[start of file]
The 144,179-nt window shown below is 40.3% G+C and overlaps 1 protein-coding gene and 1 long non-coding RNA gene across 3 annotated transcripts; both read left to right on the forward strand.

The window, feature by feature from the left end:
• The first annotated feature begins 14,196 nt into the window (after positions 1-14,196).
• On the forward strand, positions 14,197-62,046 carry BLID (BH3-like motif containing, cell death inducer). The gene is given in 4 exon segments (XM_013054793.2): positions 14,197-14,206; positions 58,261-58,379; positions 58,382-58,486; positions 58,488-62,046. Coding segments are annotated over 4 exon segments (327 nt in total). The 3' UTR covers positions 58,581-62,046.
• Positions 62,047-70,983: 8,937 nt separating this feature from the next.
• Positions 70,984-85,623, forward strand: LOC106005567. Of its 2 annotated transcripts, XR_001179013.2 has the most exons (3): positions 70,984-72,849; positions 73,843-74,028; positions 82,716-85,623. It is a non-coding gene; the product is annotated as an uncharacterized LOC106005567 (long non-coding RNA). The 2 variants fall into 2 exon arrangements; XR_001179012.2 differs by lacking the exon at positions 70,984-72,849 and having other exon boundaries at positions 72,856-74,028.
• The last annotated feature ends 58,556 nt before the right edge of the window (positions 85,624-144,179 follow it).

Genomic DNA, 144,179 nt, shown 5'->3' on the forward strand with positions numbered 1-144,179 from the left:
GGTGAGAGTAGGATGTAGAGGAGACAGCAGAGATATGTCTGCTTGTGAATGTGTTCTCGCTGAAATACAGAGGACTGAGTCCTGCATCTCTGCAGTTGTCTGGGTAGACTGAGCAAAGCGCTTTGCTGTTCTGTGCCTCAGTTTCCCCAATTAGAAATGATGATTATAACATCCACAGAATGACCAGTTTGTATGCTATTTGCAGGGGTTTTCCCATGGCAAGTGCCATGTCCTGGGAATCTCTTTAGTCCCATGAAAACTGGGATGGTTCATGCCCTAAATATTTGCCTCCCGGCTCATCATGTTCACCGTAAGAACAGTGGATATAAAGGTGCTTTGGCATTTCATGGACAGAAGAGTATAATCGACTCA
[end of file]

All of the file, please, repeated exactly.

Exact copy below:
The 144,179-nt window shown below is 40.3% G+C and overlaps 1 protein-coding gene and 1 long non-coding RNA gene across 3 annotated transcripts; both read left to right on the forward strand.

The window, feature by feature from the left end:
• The first annotated feature begins 14,196 nt into the window (after positions 1-14,196).
• On the forward strand, positions 14,197-62,046 carry BLID (BH3-like motif containing, cell death inducer). The gene is given in 4 exon segments (XM_013054793.2): positions 14,197-14,206; positions 58,261-58,379; positions 58,382-58,486; positions 58,488-62,046. Coding segments are annotated over 4 exon segments (327 nt in total). The 3' UTR covers positions 58,581-62,046.
• Positions 62,047-70,983: 8,937 nt separating this feature from the next.
• Positions 70,984-85,623, forward strand: LOC106005567. Of its 2 annotated transcripts, XR_001179013.2 has the most exons (3): positions 70,984-72,849; positions 73,843-74,028; positions 82,716-85,623. It is a non-coding gene; the product is annotated as an uncharacterized LOC106005567 (long non-coding RNA). The 2 variants fall into 2 exon arrangements; XR_001179012.2 differs by lacking the exon at positions 70,984-72,849 and having other exon boundaries at positions 72,856-74,028.
• The last annotated feature ends 58,556 nt before the right edge of the window (positions 85,624-144,179 follow it).

Genomic DNA, 144,179 nt, shown 5'->3' on the forward strand with positions numbered 1-144,179 from the left:
GGTGAGAGTAGGATGTAGAGGAGACAGCAGAGATATGTCTGCTTGTGAATGTGTTCTCGCTGAAATACAGAGGACTGAGTCCTGCATCTCTGCAGTTGTCTGGGTAGACTGAGCAAAGCGCTTTGCTGTTCTGTGCCTCAGTTTCCCCAATTAGAAATGATGATTATAACATCCACAGAATGACCAGTTTGTATGCTATTTGCAGGGGTTTTCCCATGGCAAGTGCCATGTCCTGGGAATCTCTTTAGTCCCATGAAAACTGGGATGGTTCATGCCCTAAATATTTGCCTCCCGGCTCATCATGTTCACCGTAAGAACAGTGGATATAAAGGTGCTTTGGCATTTCATGGACAGAAGAGTATAATCGACTCA